Stanford University Professor Jeffrey Pfeffer named and shamed London Heathrow airport services for disabled people in an article published on Fortune magazine.
At the time of travel, Professor Pfeffer was suffering from a serious back problem. “Last May, facing the prospect of climbing up long and steep steps to board a British Airways flight from London to San Francisco, I requested assistance,” He writes in his article. “I didn’t get any help boarding the flight, not even someone to help me haul my carry-on up the stairs.”
Outraged by the lack of assistance, he filed a complaint with the UK Civil Aviation Authority. “I learned that I should have “pre-notified” the carrier that I needed assistance, assistance I did not foresee needing as I would have had no trouble had the flight boarded through a jetway like at a normal first-world airport.”
Both Heathrow airport and its service provider OmniServ told Professor Pfeffer the same thing. “It was my fault for not anticipating a possible obstacle,” he said.
OmniServ also told him that “factors such as late or early flights, queues at Immigration or Security, and the many other operational difficulties Heathrow Airport and BA face meant that accommodation and assistance is not assured.”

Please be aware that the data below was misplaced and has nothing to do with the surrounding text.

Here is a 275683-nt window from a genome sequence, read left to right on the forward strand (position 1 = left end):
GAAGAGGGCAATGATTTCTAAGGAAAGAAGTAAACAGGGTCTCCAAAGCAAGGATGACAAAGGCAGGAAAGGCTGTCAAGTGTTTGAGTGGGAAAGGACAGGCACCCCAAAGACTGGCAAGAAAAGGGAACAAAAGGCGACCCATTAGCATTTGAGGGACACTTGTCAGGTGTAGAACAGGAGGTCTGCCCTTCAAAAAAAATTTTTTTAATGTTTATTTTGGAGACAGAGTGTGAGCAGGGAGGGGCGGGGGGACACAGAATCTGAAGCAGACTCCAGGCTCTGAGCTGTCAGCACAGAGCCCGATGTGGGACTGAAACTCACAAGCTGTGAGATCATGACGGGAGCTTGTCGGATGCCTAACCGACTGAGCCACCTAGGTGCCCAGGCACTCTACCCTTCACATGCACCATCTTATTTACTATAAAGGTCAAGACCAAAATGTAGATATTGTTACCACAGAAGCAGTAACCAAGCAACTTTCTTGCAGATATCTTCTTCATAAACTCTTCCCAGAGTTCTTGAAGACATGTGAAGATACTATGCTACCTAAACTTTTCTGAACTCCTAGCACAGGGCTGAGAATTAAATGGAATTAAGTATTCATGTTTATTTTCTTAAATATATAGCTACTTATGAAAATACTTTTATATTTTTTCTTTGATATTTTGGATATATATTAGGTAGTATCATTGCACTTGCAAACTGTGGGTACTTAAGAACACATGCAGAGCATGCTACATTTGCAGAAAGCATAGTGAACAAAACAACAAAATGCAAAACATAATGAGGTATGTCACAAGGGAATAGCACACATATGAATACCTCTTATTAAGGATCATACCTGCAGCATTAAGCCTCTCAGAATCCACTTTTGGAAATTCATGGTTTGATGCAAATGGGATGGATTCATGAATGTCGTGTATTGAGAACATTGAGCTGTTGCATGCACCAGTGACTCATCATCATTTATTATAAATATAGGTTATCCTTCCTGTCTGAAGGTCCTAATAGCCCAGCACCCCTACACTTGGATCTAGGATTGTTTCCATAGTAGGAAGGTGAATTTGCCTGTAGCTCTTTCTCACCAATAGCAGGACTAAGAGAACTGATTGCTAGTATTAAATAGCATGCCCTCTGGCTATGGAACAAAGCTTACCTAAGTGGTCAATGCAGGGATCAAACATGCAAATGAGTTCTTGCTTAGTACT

Not happy with the responses received from Heathrow and the UK CAA, the angered professor filed a complaint with the Aviation Consumer Protection Division of the US Department of Transportation.
Flights to the United States of America fall under the domain of the Air Carrier Access Act, the US law protecting the rights of passengers with disabilities.
“The complaint to the U.S. Department of Transportation resulted in a finding that there was a violation of the Air Carrier Access Act,” He says in his article.
“In this day and age airports should not give passengers with special needs incorrect information,” Reduced Mobility Rights founder Roberto Castiglioni said. “Article 7 of (ec) 1107/2006, the rule protecting the rights of disabled people traveling by air, clearly states that airports “shall make all reasonable efforts” to help a disabled person get on a flight even when a pre-notification is not made.”
The principle to give disabled passengers assistance irrespectively of their pre-notification is also clearly mentioned in the Interpretative Guidelines of 2012. “The Regulation requires assistance providers to take a proactive role in seeking to meet any request for assistance from disabled persons and persons with reduced mobility.”
“I find it disturbing the Civil Aviation Authority joined Heathrow and OmniServ in giving Professor Pfeffer incorrect information and will make a point to raise the issue with CAA management,” Castiglioni added.